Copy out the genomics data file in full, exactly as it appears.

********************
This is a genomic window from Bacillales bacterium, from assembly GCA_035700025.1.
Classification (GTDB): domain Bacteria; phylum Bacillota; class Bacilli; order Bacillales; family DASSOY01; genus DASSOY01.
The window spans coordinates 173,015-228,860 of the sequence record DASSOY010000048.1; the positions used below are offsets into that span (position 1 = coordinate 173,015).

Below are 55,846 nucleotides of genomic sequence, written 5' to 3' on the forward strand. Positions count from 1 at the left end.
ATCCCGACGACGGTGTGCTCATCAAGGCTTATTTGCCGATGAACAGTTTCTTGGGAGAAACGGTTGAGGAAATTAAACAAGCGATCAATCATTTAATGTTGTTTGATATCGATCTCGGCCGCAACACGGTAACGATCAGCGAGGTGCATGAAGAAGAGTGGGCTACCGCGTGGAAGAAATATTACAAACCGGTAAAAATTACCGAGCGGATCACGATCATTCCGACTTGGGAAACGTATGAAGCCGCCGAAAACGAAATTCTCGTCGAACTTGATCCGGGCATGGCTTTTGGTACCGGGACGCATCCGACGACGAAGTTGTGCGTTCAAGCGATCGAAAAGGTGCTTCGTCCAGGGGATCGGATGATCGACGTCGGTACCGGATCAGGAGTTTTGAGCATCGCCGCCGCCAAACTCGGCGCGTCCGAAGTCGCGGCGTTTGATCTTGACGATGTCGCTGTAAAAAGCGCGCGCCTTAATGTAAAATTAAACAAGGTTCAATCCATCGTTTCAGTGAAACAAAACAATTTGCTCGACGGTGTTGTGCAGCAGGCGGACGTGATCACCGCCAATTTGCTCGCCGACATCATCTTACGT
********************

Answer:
This is a genomic window from Bacillales bacterium, from assembly GCA_035700025.1.
Classification (GTDB): domain Bacteria; phylum Bacillota; class Bacilli; order Bacillales; family DASSOY01; genus DASSOY01.
The window spans coordinates 173,015-228,860 of the sequence record DASSOY010000048.1; the positions used below are offsets into that span (position 1 = coordinate 173,015).

Below are 55,846 nucleotides of genomic sequence, written 5' to 3' on the forward strand. Positions count from 1 at the left end.
ATCCCGACGACGGTGTGCTCATCAAGGCTTATTTGCCGATGAACAGTTTCTTGGGAGAAACGGTTGAGGAAATTAAACAAGCGATCAATCATTTAATGTTGTTTGATATCGATCTCGGCCGCAACACGGTAACGATCAGCGAGGTGCATGAAGAAGAGTGGGCTACCGCGTGGAAGAAATATTACAAACCGGTAAAAATTACCGAGCGGATCACGATCATTCCGACTTGGGAAACGTATGAAGCCGCCGAAAACGAAATTCTCGTCGAACTTGATCCGGGCATGGCTTTTGGTACCGGGACGCATCCGACGACGAAGTTGTGCGTTCAAGCGATCGAAAAGGTGCTTCGTCCAGGGGATCGGATGATCGACGTCGGTACCGGATCAGGAGTTTTGAGCATCGCCGCCGCCAAACTCGGCGCGTCCGAAGTCGCGGCGTTTGATCTTGACGATGTCGCTGTAAAAAGCGCGCGCCTTAATGTAAAATTAAACAAGGTTCAATCCATCGTTTCAGTGAAACAAAACAATTTGCTCGACGGTGTTGTGCAGCAGGCGGACGTGATCACCGCCAATTTGCTCGCCGACATCATCTTACGT